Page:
Innovation: 'Better' Doesn't Always Mean 'New' - StartupWizz | StartupWizz

Innovation: ‘Better’ Doesn’t Always Mean ‘New’

Some of the best businesses are built not with a revolutionary new idea, but by figuring out a way to offer customers more value than they are currently getting.

Do the best businesses always stem from an entirely new idea?

Not necessarily.

Yes, Twitter provided a new way to communicate, and 5-Hour Energy offered a new way to consume caffeine and energy-producing nutrients. But not every successful business requires an inherently “new” idea. An entrepreneurial team also can create value by building a better product or solution than the existing leader in a category or market.

The beautiful thing about this “better mousetrap” business model is that there’s already a proven demand for the product. The market already exists, with customers buying an existing product. A new entrant just needs to convince customers to shift to a new product with a better price or a better value proposition.

There is one big challenge with this model, however. If you can build a better mousetrap, why can’t someone else? How can you sustain your product innovation and profit from it?

We recently received an email from Hristo Gaydarski. He and his team have launched TMG Workwear, an online retailer selling industrial and worker uniforms in the UK. In response to his request for our help, we asked him the following question:

What advantages do you have in building this business model vs. someone else?

His response: “Our advantage is low price, given our manufacturing in Asia. We offer quality similar to the big brands, and offer our products online.” He believes no one else is doing this currently in the UK.

By offering the same products, but at a cheaper price and more convenient sales channel, TMG is clearly an attempt to build a better, more successful, and more profitable mousetrap than the current alternatives in the market. The approach can certainly be successful if Gaydarski and his team can build a set of sustainable competitive advantages as it grows.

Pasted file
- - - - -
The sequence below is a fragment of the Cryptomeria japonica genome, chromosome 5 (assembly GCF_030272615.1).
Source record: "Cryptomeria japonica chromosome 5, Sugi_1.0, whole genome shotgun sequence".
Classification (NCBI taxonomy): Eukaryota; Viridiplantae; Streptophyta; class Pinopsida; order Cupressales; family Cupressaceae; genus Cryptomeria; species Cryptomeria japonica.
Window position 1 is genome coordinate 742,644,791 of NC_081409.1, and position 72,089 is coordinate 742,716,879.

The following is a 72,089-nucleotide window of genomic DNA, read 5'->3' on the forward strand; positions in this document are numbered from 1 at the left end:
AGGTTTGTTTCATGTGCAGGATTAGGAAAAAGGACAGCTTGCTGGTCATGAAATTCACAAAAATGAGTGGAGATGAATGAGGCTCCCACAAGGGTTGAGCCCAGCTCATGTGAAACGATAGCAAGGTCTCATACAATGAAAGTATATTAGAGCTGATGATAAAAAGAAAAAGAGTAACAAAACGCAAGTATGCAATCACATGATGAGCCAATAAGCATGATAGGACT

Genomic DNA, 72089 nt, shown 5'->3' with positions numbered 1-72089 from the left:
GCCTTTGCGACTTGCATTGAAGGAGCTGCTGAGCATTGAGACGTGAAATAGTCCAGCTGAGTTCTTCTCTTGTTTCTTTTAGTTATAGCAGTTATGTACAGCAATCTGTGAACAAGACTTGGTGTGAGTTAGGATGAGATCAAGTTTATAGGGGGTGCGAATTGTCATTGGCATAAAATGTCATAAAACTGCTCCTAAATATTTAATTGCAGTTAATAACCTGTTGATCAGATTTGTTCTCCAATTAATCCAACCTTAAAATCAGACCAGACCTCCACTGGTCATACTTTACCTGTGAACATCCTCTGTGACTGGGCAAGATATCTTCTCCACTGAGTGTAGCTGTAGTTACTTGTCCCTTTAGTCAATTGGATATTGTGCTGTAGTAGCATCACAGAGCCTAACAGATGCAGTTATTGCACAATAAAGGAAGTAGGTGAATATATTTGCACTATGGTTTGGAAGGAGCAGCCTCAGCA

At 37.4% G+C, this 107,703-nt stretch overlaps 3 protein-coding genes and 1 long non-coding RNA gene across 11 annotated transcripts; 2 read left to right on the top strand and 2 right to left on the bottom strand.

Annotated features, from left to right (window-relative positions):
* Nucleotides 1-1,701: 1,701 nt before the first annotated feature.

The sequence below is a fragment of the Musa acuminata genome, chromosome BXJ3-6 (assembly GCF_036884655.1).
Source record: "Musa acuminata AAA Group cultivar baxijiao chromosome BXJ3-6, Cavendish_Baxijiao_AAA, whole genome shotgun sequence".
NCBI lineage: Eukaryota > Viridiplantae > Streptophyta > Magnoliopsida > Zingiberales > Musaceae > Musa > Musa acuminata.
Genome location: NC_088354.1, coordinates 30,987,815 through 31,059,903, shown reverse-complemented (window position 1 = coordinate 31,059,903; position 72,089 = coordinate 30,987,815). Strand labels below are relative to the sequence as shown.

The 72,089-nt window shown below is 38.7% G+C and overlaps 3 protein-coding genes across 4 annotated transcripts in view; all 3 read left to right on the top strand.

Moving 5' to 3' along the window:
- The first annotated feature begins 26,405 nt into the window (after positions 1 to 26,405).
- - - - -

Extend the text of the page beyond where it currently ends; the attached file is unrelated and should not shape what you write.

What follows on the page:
If TMG can deliver on this promise, current competitors will certainly react, by offering products online and lowering prices to match, even if it means replicating TMG’s Chinese production. At that point, the challenge for TMG will be finding new ways to maintaining an advantage.

The key for sustainable success, for TMG and others taking a similar approach, is to continually build brand value, customer service, trust, or some other unique advantage as they grow. These advantages will not be as easily replicated by competitors. As a new entrant gains traction in a marketplace, it can build trust in its new customer base before competitors can replicate their disruptive model. If a business that has built a better mousetrap can’t stay one step ahead of its competitors, it won’t be able to maintain a sustainable customer base and a sustainable business.

Are you aiming to build a better mousetrap? Send us your thoughts and questions at



Innovation: ‘Better’ Doesn’t Always Mean ‘New’
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